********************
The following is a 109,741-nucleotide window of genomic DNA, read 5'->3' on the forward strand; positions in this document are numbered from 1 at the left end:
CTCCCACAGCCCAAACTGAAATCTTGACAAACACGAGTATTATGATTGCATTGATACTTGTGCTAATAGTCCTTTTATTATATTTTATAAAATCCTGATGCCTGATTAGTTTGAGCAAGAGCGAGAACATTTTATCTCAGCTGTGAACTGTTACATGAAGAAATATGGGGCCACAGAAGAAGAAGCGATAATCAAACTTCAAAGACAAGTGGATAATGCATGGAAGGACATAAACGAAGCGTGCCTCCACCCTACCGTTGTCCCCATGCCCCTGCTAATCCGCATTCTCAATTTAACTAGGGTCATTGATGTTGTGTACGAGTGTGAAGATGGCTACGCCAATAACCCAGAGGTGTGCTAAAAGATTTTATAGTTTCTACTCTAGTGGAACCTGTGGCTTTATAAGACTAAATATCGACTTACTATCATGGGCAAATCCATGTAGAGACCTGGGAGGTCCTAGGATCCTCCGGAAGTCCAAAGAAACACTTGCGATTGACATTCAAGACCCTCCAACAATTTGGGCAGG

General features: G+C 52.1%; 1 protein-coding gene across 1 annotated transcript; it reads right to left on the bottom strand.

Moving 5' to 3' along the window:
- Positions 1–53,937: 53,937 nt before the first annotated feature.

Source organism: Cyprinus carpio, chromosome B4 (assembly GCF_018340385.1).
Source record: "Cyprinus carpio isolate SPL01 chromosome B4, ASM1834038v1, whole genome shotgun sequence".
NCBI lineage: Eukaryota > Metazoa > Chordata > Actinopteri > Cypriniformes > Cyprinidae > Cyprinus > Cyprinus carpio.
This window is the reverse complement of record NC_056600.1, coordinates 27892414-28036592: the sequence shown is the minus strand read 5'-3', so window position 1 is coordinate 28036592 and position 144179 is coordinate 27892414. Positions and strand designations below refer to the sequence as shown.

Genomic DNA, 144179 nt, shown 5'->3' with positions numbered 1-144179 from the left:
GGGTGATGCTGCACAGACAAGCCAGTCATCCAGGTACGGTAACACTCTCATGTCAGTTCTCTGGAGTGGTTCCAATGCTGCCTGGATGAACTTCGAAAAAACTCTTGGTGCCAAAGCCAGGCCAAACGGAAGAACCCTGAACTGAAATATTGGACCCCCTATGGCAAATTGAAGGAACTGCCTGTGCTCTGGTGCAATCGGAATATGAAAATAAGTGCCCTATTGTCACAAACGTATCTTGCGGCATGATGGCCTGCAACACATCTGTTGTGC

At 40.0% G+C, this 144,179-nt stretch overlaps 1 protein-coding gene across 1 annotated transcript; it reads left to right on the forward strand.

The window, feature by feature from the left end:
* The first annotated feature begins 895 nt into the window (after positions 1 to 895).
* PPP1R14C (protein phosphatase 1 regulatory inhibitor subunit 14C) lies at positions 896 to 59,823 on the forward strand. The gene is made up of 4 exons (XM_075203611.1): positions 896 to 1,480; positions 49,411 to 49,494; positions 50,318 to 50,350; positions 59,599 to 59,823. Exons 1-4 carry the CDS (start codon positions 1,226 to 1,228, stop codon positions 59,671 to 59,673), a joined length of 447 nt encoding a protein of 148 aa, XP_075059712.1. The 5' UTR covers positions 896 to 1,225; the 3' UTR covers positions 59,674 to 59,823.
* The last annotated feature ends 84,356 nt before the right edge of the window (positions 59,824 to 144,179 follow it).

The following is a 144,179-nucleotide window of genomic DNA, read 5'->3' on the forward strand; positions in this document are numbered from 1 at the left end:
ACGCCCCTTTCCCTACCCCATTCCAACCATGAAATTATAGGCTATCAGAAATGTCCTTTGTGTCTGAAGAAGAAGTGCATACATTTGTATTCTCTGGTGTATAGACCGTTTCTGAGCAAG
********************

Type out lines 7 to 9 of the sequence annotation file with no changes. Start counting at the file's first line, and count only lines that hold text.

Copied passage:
Source record: "Cyprinus carpio isolate SPL01 chromosome B4, ASM1834038v1, whole genome shotgun sequence".
NCBI lineage: Eukaryota > Metazoa > Chordata > Actinopteri > Cypriniformes > Cyprinidae > Cyprinus > Cyprinus carpio.
This window is the reverse complement of record NC_056600.1, coordinates 27892414-28036592: the sequence shown is the minus strand read 5'-3', so window position 1 is coordinate 28036592 and position 144179 is coordinate 27892414. Positions and strand designations below refer to the sequence as shown.